Last month, The Guardian ran a story about the Australian chefs who are starting to fight back against the onslaught of bloggers and Instagrammers contacting them in search of, well, a free dinner.

OK, so not quite entirely free. The bloggers and Instagrammers are offering to write reviews of the restaurant or post images of themselves or their food at the restaurant, to help drum up more business for the establishments. In return for a complimentary night of fine dining.

The story features Duncan Welgemoed, the chef and part-owner of highly-rated Adelaide restaurant Africola. He recently achieved social media fame in Australia for publishing his sharp but legitimate response to a reality TV participant who was looking for a freebie at Africola.

Welgemoed is far from the first. Ireland’s White Moose Cafe came to prominence last year for taking much the same approach to a request from a YouTube influencer.

These incidents feel like the bellwether to a more general trend as chefs, restaurateurs and hotel managers start to push back at the whole influencer industry. For example, chefs from all corners of the globe are sending the requests they receive to Australian restaurant reviewer John Lethlean, who ‘names and shames’ by publishing them on his own Instagram account with the hashtag #couscousforcomment.

Have influencers gone too far?

But basting all chickens with the same brush is unfair. For a long time, many hotels, bars, and restaurants have been happy to cosy up to media, Yelp reviewers, distinguished bloggers, and less celebrated Trip Advisor users. In today’s digital landscape, these channels are, or were, just an extension of good old-fashioned word of mouth.

The issue comes with a change of attitude and approach on both sides. Some restaurateurs are reporting requests from influencers that sound more like blackmail than offers of a mutually-advantageous opportunity. The clear message is that the influencer will use their audience to publicly revile the establishment unless they get a taste of the freebie VIP treatment. The Guardian article mentions a host of restaurants that are agreeing to feed Instagrammers out of fear or intimidation.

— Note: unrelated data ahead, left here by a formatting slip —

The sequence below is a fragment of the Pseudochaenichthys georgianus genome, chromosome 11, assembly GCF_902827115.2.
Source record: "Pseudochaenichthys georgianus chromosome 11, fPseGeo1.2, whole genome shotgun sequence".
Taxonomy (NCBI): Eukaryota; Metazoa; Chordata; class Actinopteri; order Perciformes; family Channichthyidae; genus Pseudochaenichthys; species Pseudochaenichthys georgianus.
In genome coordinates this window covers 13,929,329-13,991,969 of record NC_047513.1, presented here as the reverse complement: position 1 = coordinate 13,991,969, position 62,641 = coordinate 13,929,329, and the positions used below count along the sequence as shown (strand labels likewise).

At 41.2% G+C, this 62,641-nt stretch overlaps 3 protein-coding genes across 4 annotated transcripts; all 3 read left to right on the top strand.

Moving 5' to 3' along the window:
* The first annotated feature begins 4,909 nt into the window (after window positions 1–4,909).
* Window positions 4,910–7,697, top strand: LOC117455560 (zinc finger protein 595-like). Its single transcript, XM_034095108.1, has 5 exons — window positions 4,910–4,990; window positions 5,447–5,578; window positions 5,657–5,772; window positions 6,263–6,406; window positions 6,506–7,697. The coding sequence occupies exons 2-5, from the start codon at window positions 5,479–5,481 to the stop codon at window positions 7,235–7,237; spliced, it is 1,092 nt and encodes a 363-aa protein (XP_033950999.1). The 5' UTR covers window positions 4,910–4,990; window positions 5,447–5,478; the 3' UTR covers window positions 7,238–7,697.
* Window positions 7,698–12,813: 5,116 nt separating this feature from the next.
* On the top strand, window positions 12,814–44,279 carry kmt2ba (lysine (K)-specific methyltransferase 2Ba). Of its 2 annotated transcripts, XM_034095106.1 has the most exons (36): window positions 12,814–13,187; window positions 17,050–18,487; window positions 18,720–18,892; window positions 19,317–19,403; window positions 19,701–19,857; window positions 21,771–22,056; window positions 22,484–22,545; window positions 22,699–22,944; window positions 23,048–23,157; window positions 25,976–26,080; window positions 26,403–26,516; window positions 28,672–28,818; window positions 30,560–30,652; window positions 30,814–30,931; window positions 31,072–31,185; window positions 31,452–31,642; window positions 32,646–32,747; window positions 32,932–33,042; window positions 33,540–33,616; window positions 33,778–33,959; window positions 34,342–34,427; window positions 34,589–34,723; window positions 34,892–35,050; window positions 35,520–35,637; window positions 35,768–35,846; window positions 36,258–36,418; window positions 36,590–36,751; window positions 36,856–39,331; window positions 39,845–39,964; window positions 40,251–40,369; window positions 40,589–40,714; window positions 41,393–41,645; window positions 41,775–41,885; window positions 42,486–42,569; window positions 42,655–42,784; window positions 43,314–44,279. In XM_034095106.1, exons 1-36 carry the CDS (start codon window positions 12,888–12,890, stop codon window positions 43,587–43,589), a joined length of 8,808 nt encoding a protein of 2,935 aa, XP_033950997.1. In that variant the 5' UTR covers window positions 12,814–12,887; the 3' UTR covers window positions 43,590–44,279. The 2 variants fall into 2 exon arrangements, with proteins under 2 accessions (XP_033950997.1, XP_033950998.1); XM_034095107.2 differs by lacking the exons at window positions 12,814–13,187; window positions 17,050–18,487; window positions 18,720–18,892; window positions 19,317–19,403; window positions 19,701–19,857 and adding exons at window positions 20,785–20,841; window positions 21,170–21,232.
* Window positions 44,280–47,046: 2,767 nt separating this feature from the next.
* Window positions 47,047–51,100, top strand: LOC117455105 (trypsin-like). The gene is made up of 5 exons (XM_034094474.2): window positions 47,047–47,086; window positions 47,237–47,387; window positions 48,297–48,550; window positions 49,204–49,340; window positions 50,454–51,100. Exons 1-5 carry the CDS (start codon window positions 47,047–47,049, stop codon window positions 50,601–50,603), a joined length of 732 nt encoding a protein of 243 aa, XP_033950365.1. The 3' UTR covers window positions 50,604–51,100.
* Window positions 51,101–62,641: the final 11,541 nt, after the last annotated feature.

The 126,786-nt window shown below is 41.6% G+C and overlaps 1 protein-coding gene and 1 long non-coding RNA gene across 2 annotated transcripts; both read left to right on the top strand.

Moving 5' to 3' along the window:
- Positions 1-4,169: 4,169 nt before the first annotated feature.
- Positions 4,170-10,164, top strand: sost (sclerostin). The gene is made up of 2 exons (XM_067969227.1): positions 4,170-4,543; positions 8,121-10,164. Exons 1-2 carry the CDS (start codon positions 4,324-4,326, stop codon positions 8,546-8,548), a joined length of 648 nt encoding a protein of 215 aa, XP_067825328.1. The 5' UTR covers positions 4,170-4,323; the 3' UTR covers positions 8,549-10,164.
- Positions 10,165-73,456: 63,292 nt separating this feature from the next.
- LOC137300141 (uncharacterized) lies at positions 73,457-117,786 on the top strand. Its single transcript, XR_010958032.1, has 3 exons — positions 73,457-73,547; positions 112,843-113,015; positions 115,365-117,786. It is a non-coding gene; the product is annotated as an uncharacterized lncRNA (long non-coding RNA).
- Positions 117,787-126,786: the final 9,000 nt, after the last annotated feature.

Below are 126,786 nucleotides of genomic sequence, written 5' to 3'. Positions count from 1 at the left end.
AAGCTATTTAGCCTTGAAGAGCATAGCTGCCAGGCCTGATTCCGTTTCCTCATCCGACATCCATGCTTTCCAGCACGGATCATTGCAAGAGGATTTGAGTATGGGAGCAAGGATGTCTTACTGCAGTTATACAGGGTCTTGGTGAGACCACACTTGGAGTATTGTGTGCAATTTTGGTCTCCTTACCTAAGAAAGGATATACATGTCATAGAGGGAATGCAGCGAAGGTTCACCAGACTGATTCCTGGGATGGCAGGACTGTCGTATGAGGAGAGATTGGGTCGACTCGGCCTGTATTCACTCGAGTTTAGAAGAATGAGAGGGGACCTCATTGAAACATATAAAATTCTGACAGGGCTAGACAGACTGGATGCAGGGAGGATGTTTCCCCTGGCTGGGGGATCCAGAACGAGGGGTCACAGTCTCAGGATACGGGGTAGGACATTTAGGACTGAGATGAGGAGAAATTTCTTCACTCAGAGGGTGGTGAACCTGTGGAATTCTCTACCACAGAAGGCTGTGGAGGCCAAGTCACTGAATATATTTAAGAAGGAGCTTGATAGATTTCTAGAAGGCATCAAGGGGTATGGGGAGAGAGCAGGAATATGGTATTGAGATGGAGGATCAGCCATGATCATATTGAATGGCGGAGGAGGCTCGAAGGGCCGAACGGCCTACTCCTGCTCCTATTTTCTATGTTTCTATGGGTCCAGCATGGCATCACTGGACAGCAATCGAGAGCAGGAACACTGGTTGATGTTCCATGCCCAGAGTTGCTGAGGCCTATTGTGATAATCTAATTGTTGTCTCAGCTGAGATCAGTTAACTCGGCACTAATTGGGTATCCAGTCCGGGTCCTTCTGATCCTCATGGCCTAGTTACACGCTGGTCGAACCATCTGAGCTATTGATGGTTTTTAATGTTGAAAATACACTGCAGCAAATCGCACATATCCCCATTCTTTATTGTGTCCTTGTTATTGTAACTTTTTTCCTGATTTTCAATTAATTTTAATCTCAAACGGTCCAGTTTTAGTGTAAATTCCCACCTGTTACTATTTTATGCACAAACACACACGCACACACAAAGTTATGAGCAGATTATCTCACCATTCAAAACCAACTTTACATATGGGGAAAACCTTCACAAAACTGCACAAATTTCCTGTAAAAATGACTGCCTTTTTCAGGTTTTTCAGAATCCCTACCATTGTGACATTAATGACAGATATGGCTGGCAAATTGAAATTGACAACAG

The flip side of that is the never-ending list of new bars, restaurants, and cafes opening with interiors or menu items explicitly created to maximise exposure via Instagram. Smart tactic or does this just simply feed the vicious circle?

Can everyone afford to be so principled?

It’s easy to take a stand when you or your restaurant’s own social media channels have thousands of followers, your desk is overflowing with food book deals, and you have full tables most nights.

However, hospitality is an unflinchingly tough business, and companies need to stand out in any way they can find and afford. There’s no one-size-fits-all silver bullet, so the temptation is to throw spaghetti at the wall and see which strand sticks. If you have a table free one evening, the cost of entertaining an influencer may not be that great and, therefore, worth the risk.

That being the case, are there some guidelines that restaurants and bars can follow if they are considering working with influencers?

  1. One swallow does not a summer make, and one influencer isn’t a marketing strategy. Working with an influencer once is unlikely to move the dial and certainly isn’t going to save a struggling establishment.
  2. If you, your chef, your sommelier or your establishment has more followers than the influencer, you probably don’t need them.
  3. Generally speaking, Instagrammers are likely to be more positive than bloggers or Yelp reviewers, for example. IG tends to be a less toxic environment where influencers want to show the best side of themselves.
  4. If an influencer approaches you, make sure they’ve done their research on your establishment, what you offer, and who is your target audience – don’t work with anyone who sends a generic request.
  5. Whether you realise it or not, you are paying for their meal or stay in some way. Be direct and ask what you’re going to get for it in return. Will it be a review and a social post? Will it be two YouTube videos? If you’re a new establishment, working with proven influencers can be a smart way to get social-ready images at a lower cost. Just make sure the deal works for both parties. How open they are to collaborating differentiates good influencers from chancers and freeloaders.
  6. It doesn’t always have to be a meal. If you find a good food blogger that you like, maybe they can come in and learn to make one of your new dishes with your head chef, or be taught how to whip up their favourite cocktail by your bar manager? You’ll get way more coverage from this type of experience than from simply comping a free meal.
  7. Finally, you can always say no. If you have a small local pub or restaurant, there’s a good chance an ad in the town paper or a hyper-targeted Facebook ad will be a better use of your time and resources.

Influencers – whether on Instagram, YouTube, blogs or review sites – are a double-edged sword for the hospitality industry. But, if you have a plan and are clear about your expectations, you can learn to create long-lasting collaborative relationships instead of feeling like you’re being held hostage.

Matt Warnock

Matt Warnock


Matt is an experienced journalist-turned-marketer, with content in his blood and a particular affinity for tech, SAAS, B2B and hospitality. Originally from the north west of England but now a proud Amsterdammer, his first job was working as a kitchen porter, eventually progressing to the dizzy heights of silver service waiter and occasional barman!

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